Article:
White House Official Stops By Morehouse To Address Issues Before Biden’s Speech

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A White House official met with students and faculty of Morehouse College ahead of Presdent Joe Biden’s commencement speech. The President is expected to speak at the HBCU’s graduation ceremony on May 19, but the announcement prompted some concerns.

Steve Benjamin, who leads the White House Office of Public Engagement, spoke with the small group to address some polarizing thoughts on his appearance. The biggest issues lie in the Biden administration’s response to the violence taking place in the Gaza Strip, as well as their continued support of Israel.

NBC News reported that Benjamin and the selected cohort from Morehouse’s community engaged in an hours-long conversation on May 10 to discuss the upcoming speech. The names of those present remained secret, but attendees vocalized all potential concerns with Biden’s appearance.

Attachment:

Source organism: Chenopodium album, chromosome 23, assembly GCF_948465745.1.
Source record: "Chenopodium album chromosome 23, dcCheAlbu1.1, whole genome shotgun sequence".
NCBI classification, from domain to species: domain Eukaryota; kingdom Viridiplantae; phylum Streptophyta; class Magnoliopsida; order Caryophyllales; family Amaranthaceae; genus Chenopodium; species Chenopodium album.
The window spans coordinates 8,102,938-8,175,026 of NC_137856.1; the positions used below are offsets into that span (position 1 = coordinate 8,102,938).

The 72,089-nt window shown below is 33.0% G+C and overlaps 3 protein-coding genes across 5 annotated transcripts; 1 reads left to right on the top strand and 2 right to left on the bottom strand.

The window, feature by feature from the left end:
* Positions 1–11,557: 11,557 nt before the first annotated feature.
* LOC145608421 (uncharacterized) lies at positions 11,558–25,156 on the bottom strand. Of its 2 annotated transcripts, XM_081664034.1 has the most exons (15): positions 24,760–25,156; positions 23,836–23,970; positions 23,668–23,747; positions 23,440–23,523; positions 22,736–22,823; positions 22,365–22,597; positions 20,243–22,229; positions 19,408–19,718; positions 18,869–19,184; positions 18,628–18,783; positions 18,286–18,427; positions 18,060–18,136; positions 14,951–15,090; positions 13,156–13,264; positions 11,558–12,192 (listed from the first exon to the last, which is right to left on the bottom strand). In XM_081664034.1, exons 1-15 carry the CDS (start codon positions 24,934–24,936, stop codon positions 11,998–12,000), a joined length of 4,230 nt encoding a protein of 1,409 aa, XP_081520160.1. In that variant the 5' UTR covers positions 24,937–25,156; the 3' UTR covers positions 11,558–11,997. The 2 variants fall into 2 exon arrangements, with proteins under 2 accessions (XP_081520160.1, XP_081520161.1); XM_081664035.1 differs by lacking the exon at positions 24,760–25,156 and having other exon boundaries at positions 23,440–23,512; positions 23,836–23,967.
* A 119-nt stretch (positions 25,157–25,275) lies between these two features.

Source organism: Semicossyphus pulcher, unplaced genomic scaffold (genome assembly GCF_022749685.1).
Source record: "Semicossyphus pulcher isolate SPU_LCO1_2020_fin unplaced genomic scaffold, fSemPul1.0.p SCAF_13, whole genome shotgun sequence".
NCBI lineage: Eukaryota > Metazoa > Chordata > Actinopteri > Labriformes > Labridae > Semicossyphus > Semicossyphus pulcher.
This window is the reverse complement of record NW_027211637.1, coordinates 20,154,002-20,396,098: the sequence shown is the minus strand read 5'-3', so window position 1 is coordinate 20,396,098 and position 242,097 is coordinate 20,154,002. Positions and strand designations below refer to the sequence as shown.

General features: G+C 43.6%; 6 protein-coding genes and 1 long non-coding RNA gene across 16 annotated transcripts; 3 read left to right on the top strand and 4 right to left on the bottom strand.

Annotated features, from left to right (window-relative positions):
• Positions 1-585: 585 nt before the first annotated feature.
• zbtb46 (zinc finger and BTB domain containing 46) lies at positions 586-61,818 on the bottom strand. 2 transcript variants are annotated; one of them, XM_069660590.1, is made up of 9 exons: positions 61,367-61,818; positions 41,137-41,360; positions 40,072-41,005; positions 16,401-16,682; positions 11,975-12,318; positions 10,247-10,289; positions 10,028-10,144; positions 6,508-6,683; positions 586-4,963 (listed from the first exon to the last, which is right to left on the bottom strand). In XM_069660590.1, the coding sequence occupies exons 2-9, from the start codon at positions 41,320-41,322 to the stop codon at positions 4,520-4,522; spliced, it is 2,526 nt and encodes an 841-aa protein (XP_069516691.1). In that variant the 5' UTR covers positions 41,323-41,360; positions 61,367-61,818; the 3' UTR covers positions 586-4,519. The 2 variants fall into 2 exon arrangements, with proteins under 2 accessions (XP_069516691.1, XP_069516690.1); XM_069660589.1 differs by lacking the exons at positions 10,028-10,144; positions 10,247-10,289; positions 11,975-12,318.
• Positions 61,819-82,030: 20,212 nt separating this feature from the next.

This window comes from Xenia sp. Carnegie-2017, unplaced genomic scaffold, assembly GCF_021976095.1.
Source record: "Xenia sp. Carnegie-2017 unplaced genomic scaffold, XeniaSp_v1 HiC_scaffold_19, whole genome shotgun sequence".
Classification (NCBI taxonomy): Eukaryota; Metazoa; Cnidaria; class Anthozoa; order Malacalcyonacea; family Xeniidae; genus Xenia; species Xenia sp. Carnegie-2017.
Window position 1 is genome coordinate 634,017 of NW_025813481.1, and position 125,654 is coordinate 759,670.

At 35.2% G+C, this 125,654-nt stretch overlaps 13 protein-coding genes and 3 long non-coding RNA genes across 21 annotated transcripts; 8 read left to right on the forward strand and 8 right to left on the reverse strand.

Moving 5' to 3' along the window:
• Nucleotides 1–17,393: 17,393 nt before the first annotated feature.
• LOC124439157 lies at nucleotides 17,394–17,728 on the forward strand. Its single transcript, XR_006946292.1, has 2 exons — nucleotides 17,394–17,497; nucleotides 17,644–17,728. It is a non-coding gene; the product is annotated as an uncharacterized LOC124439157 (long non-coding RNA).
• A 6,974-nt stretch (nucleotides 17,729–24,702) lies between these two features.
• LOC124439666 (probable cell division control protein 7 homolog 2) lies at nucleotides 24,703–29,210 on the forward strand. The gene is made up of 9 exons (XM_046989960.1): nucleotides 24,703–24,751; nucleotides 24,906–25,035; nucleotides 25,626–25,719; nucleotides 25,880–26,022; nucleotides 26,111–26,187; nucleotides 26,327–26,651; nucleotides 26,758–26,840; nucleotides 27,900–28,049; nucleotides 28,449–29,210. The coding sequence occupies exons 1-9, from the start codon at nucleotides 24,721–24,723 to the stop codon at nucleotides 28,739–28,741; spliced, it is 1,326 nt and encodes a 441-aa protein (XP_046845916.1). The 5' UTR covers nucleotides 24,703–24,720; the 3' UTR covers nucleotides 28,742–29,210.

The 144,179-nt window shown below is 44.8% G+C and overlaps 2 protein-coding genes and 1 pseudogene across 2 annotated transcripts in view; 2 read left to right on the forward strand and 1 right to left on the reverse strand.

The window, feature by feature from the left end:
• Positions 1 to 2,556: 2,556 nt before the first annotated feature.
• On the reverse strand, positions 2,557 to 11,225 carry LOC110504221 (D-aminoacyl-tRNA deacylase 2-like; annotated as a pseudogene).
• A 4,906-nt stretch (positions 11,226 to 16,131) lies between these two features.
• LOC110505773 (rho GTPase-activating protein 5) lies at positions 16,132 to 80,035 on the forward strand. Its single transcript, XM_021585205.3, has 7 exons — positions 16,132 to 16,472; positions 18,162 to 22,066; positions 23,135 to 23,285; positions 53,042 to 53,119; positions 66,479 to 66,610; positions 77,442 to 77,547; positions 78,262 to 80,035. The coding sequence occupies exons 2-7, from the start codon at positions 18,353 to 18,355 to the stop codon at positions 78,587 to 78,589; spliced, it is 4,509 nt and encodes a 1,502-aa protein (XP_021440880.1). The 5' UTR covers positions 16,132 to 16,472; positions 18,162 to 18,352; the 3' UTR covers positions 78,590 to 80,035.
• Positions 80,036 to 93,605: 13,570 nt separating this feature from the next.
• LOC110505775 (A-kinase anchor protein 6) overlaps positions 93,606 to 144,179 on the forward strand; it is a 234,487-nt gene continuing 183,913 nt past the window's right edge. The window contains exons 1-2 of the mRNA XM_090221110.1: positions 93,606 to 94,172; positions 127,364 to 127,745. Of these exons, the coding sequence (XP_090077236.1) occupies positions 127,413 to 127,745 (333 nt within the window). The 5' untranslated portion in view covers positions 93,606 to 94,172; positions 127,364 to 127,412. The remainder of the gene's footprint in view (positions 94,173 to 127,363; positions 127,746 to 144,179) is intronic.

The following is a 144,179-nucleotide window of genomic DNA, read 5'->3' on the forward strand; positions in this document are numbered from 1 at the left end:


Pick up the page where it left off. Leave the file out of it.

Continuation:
Many fear his presence will overshadow the graduates due to the backlash. Others, on the other hand, worry that the message will focus on Biden’s re-election and not the achievements of the all-men’s HBCU.

However, Benjamin spoke on behalf of the administration’s work toward bettering the Black community and college students. The contributors on both sides of the issue came forward in what the official deemed a “fair conversation.” However, it is unclear whether its impact led to a reversal of the decision for Biden to speak.

Morehouse, among other prominent HBCUs, has not engaged in significant protests against the Israel-Hamas war like other college campuses. Many student protestors, significantly at Columbia University and UCLA, faced violence by law enforcement while demonstrating on school grounds.

Despite this, students and faculty who were against Biden’s speech immediately spoke out following the announcement. Concerned faculty wrote a letter urging Morehouse officials to reconsider. They also argued that their alum, Dr. Martin Luther King Jr., would not approve. The students engaged in another forum with the college’s president to share their sentiments.

While the announcement has sparked controversy, attempts to remedy any discontent among the Morehouse campus took place without further issue.

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